Yesterday I had the privilege of sitting in on a motivational talk given by Alan Brodie of Mindstore. It was aimed at getting local businesses to think differently about employing young people with learning difficulties (not the current politically correct term but better English than the alternative).

It was a fabulous session and I tweeted it on the council Twitter account, much to the amusement of followers more used to school closures and gritting announcements.

But what Alan said applies anywhere, anytime, especially if a bit of creativity is needed so I thought I’d share some of his observations with all of you.

  • the quality of our thinking affects the quality of our performance
  • we live in extraordinary times. To be successful we need to be extraordinary too
  • extraordinary businesses are run by extraordinary people – Richard Branson, Steve Jobs, Bill Gates, Mark Zuckerberg, Dave Briggs, Mary McKenna (couldn’t resist the last two)
  • successful people have the ability to bounce back when things don’t work out first time because they manage their stress well
  • successful individuals and organisations are positive – they don’t do negativity
  • use the delete key in your mind to get rid of negative thoughts
  • choose positivity – it costs nothing and rubs off on other people. ‘Try’ is an excuse to fail
  • if you want to influence people, think about the language you use and make it more optimistic
  • we all used to be kids with great imaginations – what happened? Practise using your imagination. You used to be able to fly for goodness’ sake!
  • successful people are futurists – they recognise the past but they start right here and look forward. They make brand new futures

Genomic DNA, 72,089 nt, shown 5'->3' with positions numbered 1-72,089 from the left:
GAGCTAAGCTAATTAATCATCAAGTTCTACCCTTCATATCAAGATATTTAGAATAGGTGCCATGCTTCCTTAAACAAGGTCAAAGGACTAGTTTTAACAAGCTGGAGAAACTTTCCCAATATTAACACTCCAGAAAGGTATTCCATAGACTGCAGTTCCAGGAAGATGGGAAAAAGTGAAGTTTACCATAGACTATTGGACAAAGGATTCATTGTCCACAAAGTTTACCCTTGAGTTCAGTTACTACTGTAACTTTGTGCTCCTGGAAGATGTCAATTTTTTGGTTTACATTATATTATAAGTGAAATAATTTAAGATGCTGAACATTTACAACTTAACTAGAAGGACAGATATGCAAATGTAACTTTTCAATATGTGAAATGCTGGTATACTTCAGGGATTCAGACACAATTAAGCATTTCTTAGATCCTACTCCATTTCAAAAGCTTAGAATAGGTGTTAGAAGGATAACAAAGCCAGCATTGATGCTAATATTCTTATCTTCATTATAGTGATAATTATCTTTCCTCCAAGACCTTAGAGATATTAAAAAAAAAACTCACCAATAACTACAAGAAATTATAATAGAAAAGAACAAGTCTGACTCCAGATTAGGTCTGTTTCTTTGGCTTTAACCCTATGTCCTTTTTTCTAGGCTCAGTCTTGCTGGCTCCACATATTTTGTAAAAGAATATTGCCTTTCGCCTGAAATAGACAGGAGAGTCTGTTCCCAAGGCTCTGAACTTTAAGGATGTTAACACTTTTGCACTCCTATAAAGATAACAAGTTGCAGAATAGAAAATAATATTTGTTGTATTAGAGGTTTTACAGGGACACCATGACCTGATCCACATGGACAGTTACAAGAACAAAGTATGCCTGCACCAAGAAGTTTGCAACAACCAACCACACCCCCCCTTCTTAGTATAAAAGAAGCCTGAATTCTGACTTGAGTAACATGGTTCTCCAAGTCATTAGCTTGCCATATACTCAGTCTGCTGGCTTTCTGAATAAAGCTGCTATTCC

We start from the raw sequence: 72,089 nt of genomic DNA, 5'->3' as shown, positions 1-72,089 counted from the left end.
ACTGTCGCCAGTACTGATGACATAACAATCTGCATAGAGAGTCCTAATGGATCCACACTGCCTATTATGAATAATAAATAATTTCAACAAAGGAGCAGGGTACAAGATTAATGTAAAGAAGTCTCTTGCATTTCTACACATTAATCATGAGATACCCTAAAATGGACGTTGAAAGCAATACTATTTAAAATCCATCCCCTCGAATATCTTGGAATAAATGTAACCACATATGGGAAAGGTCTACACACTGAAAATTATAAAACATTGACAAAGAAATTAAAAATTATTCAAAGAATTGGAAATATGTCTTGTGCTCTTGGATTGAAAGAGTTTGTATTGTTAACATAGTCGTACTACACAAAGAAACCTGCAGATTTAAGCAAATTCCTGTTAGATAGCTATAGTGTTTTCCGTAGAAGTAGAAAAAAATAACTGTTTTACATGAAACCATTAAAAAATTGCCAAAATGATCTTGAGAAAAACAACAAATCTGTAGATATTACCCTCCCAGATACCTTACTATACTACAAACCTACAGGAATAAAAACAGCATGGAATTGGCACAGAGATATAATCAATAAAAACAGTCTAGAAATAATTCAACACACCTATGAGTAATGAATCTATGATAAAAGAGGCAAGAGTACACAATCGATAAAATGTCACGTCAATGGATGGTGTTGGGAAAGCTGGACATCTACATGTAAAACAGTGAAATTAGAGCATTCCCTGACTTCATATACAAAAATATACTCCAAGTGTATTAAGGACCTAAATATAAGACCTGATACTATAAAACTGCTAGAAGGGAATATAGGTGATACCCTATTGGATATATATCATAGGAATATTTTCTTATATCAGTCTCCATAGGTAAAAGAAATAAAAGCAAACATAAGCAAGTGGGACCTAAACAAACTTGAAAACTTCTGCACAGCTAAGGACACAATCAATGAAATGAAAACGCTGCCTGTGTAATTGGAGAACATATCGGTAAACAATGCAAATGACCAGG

• goals and objectives that are realistic and achievable don’t stretch people. Nelson Mandela’s goals weren’t realistic but he exceeded them
  • encourage people to think differently. Don’t ask how, ask why. If we thought realistic and achievable kids wouldn’t learn to walk
  • left side of brain is for lists and spreadsheets. Right side is for art and imagination. Successful people use their brains differently. Left side of the brain wants to look back, right side is innovative and looks to the future.
  • school exercises the logical left side of the brain. Einstein failed physics at school but was brilliant at violin. If he’d kept with the left side we’d have known him as a concert violinist playing other people’s music but the right side of his brain was working and he thought outside the solar system never mind the box
  • we’re at our most creative when we’re the most relaxed. Help staff manage stress and they’ll be more creative
  • when you take a break don’t have coffee – it makes the brain more active in the same way as stress and makes you use left side of your brain
  • Lewis Hamilton describes getting himself ‘snug’ before a race rather than hyped up. This is the perfect state for great performance
  • 30 seconds spent somewhere relaxing in your imagination equals an hour spent in the same place in real life

I hope some of this resonates with you the same way it did with me. Before every meeting I’ll be flying myself to Cape Verde for that 30 second holiday I’ve always promised myself. Who wants to join me?